“Shoes” appear in the last two stanzas, with the power to rhyme as far as repetition of a word allows.  But “shoes”  gets Dylan to stand something on its head with the request to have someone stand inside his shoes and that is the cliche of “standing inside one’s shoes.”  Ricks observes that normally such a request  “is a movement inviting sympathy.”  Come see how I feel and you’ll understand me better.  But not with this shoe flip-flop.   Instead the “stand inside my shoes” is a way to turn back attention to the target of Dylan’s anger–you’ll understand not me , but what “a drag it is to see you.”  Ha! Yes, whoever you are, just when you thought you’ve lost everything in this song you find out you can lose a little more. And “shoes” helps Dylan pull this off:

I wish that for just one time
You could stand inside my shoes
And just for that one moment
I could be you

Yes, I wish that for just one time
You could stand inside my shoes
You’d know what a drag it is
To see you


Dylan’s much maligned Self-Portrait album came out in 1970.  Many critics felt the album was Dylan’s way of escaping the media and his identities as a finger-pointing song writer/activist/voice of a generation/enlightened poet as it contained mostly covers of others’ songs and even two of his own (“Like a Rolling Stone” and “She Belongs to Me”) from previous albums.  In actuality, the album has eight new songs and one with “shoes” called “Living the Blues.”  In this song, the shoes are moving:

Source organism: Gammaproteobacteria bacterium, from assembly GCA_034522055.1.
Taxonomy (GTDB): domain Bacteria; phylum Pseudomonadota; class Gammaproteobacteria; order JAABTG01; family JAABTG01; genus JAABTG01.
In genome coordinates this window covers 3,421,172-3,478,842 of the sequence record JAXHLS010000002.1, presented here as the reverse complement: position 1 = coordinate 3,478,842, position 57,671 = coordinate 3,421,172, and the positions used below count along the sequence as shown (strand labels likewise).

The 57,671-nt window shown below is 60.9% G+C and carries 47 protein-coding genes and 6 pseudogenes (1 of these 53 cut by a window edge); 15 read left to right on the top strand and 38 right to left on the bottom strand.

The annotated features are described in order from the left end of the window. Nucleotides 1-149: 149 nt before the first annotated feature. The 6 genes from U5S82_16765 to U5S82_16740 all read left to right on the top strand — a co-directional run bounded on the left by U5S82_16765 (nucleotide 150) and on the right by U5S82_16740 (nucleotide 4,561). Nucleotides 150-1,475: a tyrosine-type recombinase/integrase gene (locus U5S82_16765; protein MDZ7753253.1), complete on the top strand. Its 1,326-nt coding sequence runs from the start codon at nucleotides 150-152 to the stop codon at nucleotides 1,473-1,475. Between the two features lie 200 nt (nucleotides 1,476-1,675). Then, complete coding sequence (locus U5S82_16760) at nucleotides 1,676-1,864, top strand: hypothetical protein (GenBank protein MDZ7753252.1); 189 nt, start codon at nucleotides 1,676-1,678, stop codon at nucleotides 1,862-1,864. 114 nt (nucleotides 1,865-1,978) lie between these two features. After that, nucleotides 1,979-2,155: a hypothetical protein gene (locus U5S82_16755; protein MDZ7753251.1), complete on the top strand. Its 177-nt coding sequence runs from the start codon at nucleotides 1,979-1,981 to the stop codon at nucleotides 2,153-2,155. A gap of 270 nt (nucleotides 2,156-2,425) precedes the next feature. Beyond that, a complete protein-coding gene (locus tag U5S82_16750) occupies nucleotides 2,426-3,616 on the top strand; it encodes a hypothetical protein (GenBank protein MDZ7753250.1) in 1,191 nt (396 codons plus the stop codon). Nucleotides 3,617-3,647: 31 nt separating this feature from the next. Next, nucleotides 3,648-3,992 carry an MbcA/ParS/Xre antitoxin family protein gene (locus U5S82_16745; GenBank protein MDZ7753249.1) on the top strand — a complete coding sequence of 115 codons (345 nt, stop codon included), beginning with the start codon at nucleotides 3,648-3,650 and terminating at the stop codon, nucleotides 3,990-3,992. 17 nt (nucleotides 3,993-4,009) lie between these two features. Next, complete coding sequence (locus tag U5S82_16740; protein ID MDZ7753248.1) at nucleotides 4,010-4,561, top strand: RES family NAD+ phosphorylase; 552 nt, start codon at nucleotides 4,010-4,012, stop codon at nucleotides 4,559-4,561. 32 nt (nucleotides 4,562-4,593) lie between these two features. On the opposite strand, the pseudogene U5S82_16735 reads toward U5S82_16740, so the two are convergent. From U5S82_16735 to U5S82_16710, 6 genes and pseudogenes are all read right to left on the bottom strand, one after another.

Since you’ve been gone
I’ve been walking around
With my head bowed down to my shoes
I’ve been living the blues
Ev’ry night without you

Dylan the contortionist–that’s a long way down to bow your head, Bob.  I believe Ricks was the first to note that the song is not about singing but living the blues.  And he quotes Dylan from the sleeve notes on The Freewheelin’ Bob Dylan about his admiration for those blues singers who sang the blues they lived: